Grays Harbor County is a bird watcher’s paradise! The region tends to attract birders from all over the country. Many come to search out sea birds on the open sea with a boat trip out of Westport, while others take in birding in Ocean Shores.
Ocean Shores, with its rich diversity of habitat, has recorded 300 species of birds. Jetties may host Wandering Tattler, Surfbird, or Rock Sandpiper, while nearby beaches and marshes hold migrating Pacific Golden Plover or even a rare Sharp-tailed Sandpiper.
Ocean Shores is also a magnet for rare birds including Mottled Petrel, Manx Shearwater, Eurasian Dotterel, Bristle-thighed Curlew, Bar-tailed Godwit, Curlew Sandpiper, Ivory Gull, Least Tern, Long-billed Murrelet, Horned Puffin, Yellow Wagtail, and McKay’s Bunting.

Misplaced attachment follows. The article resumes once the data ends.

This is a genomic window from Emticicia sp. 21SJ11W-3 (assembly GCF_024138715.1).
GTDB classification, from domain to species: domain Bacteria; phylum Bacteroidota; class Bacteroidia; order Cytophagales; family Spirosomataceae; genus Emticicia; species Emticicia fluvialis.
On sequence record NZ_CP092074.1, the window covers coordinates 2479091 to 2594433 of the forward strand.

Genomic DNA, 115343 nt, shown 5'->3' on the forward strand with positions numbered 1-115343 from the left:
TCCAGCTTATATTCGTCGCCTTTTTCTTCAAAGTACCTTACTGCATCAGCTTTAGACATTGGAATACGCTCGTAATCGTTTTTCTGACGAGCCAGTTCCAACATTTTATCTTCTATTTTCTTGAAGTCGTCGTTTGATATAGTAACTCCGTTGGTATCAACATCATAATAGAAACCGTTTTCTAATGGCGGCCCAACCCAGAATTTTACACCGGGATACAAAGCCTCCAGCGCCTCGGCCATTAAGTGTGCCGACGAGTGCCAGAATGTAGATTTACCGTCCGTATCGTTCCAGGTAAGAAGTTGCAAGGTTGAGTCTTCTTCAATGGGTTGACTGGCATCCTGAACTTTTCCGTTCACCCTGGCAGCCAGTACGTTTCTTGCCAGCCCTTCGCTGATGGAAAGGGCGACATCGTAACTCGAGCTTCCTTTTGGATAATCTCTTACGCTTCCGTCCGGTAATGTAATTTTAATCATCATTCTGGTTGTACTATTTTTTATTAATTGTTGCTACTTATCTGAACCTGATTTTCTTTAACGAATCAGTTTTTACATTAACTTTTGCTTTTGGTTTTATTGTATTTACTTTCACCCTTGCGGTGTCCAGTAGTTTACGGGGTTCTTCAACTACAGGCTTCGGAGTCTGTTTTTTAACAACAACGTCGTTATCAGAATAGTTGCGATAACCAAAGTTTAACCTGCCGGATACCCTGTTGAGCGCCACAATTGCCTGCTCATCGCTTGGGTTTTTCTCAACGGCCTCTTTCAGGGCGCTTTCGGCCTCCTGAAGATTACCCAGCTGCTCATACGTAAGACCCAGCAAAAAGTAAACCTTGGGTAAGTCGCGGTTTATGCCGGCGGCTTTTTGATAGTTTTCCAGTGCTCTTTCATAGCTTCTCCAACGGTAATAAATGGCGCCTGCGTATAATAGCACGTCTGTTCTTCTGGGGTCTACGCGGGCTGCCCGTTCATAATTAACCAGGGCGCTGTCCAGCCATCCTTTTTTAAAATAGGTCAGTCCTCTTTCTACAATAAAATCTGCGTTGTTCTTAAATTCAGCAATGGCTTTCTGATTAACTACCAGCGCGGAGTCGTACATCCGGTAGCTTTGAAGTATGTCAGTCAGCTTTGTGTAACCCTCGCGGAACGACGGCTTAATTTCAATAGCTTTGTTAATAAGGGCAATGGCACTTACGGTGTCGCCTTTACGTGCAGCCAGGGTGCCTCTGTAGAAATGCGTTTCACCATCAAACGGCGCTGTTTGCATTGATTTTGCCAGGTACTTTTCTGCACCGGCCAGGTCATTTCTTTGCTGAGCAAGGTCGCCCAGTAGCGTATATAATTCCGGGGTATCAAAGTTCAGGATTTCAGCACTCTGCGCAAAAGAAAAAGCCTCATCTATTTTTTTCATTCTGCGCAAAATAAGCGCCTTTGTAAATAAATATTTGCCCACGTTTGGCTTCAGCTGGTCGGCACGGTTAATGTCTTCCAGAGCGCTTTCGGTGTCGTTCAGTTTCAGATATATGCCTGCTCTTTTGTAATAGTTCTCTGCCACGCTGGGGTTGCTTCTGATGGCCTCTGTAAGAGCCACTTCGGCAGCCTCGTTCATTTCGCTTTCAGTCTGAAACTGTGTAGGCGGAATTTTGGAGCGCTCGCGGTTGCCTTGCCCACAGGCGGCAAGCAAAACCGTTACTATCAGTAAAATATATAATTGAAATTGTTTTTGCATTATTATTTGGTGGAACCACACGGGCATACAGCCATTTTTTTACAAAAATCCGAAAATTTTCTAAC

Not to be outdone, is Hoquiam, WA, home of the nationally recognized Shorebird Festival. Hundreds of thousands of shorebirds migrate from Central and South America to the Artic each spring, stopping at the nutrient rich mud flats of the Grays Harbor National Wildlife Refuge to refuel and rest.
The refuge has been designated a Western Hemisphere Shorebird Reserve Network Site, only one of eight such sites in the Western Hemisphere, in recognition of its importance to migrating shorebirds.
Two dozen species of shorebirds use the Grays Harbor estuary during the spring and fall migration. The Grays Harbor estuary is one of four major stop over areas for about one million shorebirds along the Pacific Flyway. 365 species of birds have been seen along the Washington Coast. That’s over 75 percent of all species ever seen in our state. The coast of Grays Harbor is one of the top places in the US to watch birds.